Sarav Gunjit Singh Daid, MD1, Eddie Copelin, MD2, Amer Malik, MD1; 1Roger Williams Medical Center, Providence, RI; 2Winthrop University Hospital, Mineola, NY
Introduction: Acute Cholangitis from common bile duct obstruction is an indication for emergent ERCP. Surgical clip migration into the common bile duct as the etiology of acute cholangitis is a rare phenomenon in laparoscopic cholecystectomy that is not entirely understood. To our knowledge, surgical clip migration causing acute cholangitis is a documented but rare complication with few published cases to date.
Methods: A 54-year-old female with a history of asthma, gastroesophageal reflux disease, diverticulitis, pancreatitis, and laparoscopic cholecystectomy three years ago presented with a 2-day history of epigastric right upper quadrant pain. The patient had a fever of 101.3F; her liver function tests were abnormal, and an abdominal CAT scan showed a linear high-density object in the distal common bile duct most likely felt to be a surgical clip. Next, an MRCP showed the question of a migrated surgical clip to the distal common bile duct. Subsequent ERCP was inconclusive. However, follow up X-ray (KUB) afterward showed the clip in the RUQ suggesting that the clip may have passed further down the bowel duct and it was decided to do ERCP with spyglass for better visualization. The initial view during ERCP with the spyglass did not reveal the metal clip. The metal clip was then visualized on fluoroscopy after the withdrawal of the endoscope. A conventional biopsy forceps retrieved the metal clip from the bile duct. The patient tolerated the procedure well with no complications. Her LFTs trended down abdominal pain resolved. Pt was discharged the next day with a one week follow up that resulted in a benign physical exam and LFTs Discussion: Acute Cholangitis from a surgical clip is a rare complication of laparoscopic cholecystectomy. The exact mechanism behind the migration of the surgical clip is not well understood. However, the hypothesis that has been stated is that increased pressure applied to the clipped collecting duct by the liver promotes necrosis allowing the clips to then invagination and fall into the common bile duct, thus serving a nidus for gallstone formation. The range of presentations may be from 11 days to 20 years with a median of 26 months. The most common diagnosis at presentation is obstructive jaundice (37.7%) followed by cholangitis (27.5%) with biliary colic. Acute cholangitis secondary to clip migration after laparoscopic cholecystectomy should be recognized early with accurate imaging and treated with ERCP and stone extraction.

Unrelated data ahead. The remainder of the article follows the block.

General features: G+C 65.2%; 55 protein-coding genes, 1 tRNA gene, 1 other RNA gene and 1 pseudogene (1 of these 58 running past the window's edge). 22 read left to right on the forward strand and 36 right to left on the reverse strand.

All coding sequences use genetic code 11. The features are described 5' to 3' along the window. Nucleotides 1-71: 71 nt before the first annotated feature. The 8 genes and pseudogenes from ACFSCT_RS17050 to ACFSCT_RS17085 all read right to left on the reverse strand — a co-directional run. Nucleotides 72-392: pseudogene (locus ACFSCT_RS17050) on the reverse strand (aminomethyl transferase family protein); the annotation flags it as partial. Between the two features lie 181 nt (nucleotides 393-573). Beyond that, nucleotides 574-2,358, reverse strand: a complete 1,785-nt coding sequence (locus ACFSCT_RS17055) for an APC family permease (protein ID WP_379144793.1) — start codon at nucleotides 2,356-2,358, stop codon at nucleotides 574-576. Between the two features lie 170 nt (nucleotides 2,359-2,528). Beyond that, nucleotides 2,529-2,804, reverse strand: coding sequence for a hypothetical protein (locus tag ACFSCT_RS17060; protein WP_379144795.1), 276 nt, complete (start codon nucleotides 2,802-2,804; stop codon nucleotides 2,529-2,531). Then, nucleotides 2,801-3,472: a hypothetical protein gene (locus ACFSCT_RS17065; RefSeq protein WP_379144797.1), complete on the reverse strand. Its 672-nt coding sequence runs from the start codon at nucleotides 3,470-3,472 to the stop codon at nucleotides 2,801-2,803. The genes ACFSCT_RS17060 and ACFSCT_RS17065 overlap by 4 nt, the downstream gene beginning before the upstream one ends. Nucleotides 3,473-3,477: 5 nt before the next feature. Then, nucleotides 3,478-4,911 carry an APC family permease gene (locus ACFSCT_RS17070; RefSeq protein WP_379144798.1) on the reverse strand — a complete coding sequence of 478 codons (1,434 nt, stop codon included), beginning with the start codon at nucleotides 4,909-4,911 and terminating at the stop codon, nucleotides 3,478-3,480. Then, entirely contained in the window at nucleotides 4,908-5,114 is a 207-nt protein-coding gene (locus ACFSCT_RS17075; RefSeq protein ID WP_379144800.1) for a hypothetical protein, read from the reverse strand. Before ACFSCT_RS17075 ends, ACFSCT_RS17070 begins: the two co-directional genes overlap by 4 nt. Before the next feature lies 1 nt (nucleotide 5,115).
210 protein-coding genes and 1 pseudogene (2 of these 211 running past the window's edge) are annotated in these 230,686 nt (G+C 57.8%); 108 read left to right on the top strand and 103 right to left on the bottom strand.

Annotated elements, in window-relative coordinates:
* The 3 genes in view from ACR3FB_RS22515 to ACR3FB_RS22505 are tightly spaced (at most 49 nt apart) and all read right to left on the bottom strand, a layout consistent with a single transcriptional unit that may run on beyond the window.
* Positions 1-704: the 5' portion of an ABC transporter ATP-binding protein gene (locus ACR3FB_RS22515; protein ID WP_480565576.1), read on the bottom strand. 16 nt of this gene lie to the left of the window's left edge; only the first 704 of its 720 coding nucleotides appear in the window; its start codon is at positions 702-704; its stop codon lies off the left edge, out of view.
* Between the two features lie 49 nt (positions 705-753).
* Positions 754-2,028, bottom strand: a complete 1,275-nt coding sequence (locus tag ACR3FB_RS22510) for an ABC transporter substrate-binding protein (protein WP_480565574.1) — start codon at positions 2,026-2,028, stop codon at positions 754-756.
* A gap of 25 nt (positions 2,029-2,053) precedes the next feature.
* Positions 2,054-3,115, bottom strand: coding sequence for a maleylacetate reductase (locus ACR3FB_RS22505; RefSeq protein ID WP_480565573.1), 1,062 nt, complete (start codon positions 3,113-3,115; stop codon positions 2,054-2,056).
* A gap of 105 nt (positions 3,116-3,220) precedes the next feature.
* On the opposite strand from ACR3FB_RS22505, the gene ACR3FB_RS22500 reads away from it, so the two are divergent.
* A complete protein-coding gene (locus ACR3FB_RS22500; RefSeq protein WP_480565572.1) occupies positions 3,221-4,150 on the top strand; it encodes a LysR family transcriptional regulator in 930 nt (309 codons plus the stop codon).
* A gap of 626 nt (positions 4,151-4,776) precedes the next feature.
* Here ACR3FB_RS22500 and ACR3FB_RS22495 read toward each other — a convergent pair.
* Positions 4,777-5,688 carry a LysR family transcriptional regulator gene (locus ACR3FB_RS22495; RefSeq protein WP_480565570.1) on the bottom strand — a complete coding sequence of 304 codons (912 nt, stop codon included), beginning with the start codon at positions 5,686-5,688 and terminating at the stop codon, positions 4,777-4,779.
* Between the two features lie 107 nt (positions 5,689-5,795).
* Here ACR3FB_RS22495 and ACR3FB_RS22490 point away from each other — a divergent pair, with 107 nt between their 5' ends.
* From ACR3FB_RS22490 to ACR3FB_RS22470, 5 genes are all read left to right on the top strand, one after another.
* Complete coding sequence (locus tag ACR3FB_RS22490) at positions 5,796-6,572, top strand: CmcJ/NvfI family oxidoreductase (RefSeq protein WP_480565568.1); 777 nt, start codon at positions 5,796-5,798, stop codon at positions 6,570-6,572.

Retrograde catheterization of the common bile duct demonstrates an adjacent malpositioned, migrated surgical clip (arrow) and a wire extending into the hepatic duct above the clip.
Status Post Surgical Clip Removal
Disclosures: Sarav Gunjit Singh Daid indicated no relevant financial relationships. Eddie Copelin indicated no relevant financial relationships. Amer Malik indicated no relevant financial relationships.